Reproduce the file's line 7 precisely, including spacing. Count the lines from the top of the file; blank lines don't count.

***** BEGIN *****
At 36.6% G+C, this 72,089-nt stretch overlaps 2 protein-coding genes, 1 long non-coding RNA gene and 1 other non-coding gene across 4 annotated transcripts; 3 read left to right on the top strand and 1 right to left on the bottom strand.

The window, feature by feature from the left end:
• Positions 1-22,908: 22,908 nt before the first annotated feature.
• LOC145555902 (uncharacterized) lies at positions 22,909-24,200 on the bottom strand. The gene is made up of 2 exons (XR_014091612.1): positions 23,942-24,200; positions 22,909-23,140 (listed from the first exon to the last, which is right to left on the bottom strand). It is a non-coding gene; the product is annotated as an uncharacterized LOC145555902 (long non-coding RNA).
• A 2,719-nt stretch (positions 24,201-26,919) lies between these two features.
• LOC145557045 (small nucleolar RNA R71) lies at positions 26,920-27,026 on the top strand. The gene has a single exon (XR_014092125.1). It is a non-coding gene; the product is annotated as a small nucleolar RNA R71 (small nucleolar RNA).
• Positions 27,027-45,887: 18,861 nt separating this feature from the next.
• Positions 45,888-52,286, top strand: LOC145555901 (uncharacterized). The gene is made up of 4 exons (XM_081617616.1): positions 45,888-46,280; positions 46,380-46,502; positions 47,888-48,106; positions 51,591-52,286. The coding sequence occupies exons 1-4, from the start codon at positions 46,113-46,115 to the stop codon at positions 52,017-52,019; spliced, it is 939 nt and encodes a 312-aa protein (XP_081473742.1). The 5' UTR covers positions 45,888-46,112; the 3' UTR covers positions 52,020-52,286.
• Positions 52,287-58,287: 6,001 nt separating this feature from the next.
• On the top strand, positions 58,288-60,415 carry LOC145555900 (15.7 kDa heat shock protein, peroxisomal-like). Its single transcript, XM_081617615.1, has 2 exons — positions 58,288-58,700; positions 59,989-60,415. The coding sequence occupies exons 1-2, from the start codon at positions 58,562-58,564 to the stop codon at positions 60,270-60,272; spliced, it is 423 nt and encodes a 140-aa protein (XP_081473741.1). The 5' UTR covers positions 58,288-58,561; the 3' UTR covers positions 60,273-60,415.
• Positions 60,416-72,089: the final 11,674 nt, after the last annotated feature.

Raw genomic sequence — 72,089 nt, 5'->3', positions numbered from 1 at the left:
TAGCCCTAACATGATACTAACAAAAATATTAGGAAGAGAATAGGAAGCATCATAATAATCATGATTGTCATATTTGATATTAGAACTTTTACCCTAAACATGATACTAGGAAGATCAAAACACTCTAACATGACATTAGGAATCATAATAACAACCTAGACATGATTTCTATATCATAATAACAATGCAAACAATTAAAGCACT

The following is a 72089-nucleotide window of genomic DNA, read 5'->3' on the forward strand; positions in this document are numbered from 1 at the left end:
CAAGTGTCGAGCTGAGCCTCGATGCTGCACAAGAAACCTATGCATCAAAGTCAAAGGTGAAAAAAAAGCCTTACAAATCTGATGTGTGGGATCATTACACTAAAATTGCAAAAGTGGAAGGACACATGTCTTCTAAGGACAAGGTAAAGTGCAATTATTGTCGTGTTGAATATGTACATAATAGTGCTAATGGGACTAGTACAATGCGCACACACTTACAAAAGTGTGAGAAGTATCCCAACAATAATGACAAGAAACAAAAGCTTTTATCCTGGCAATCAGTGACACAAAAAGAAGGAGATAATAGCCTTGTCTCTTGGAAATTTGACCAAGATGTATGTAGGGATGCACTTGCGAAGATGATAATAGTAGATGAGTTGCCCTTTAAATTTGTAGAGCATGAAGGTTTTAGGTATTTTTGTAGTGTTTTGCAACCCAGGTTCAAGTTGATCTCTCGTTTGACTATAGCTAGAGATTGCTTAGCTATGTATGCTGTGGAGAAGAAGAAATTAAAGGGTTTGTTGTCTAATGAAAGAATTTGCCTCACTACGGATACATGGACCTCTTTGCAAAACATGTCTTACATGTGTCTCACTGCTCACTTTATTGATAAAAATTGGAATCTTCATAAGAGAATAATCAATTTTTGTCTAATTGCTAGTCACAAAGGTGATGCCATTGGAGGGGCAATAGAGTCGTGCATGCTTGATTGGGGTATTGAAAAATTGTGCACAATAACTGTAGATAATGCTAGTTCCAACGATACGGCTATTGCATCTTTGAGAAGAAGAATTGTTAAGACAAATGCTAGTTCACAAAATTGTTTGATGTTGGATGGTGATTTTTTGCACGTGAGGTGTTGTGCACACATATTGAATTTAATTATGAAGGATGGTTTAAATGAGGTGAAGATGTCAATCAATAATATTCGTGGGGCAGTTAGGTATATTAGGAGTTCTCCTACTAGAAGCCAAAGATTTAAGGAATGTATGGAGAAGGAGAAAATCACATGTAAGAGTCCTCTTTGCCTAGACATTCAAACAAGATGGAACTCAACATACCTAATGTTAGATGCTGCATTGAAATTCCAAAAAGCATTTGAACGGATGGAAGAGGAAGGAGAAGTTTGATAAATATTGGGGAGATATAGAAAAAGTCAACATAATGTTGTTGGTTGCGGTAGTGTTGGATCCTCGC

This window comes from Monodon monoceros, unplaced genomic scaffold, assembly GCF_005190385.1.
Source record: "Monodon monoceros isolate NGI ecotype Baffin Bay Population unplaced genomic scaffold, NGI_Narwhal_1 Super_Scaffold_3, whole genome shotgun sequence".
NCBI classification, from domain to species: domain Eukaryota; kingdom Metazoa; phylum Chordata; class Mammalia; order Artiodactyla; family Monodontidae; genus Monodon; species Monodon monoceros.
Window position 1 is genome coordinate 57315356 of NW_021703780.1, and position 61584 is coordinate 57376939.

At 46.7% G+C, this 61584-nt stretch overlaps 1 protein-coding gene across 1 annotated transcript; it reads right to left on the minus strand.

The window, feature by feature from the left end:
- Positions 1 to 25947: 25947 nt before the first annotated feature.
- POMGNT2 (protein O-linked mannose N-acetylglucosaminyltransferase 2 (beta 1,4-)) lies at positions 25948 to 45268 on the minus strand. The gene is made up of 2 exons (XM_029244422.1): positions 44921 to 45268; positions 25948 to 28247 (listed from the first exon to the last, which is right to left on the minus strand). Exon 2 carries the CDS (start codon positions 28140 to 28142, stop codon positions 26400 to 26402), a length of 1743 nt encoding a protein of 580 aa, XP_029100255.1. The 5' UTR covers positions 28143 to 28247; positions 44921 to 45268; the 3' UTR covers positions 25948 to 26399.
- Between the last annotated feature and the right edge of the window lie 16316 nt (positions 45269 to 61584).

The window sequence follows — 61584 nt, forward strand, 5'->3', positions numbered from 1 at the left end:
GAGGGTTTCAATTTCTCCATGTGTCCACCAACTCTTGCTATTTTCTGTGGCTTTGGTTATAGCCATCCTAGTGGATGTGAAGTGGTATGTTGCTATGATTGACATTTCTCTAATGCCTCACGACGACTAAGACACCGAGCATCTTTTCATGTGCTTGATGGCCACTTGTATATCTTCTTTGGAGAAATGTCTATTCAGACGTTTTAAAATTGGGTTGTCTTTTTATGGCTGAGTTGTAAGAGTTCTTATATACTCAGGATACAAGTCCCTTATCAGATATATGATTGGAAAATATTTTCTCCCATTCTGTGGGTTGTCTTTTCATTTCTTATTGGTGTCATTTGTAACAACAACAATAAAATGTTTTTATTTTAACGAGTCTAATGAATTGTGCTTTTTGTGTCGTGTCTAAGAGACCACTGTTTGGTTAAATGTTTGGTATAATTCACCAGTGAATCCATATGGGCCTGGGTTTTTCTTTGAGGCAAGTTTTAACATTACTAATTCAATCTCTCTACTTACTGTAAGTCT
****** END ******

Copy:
• Positions 27,027-45,887: 18,861 nt separating this feature from the next.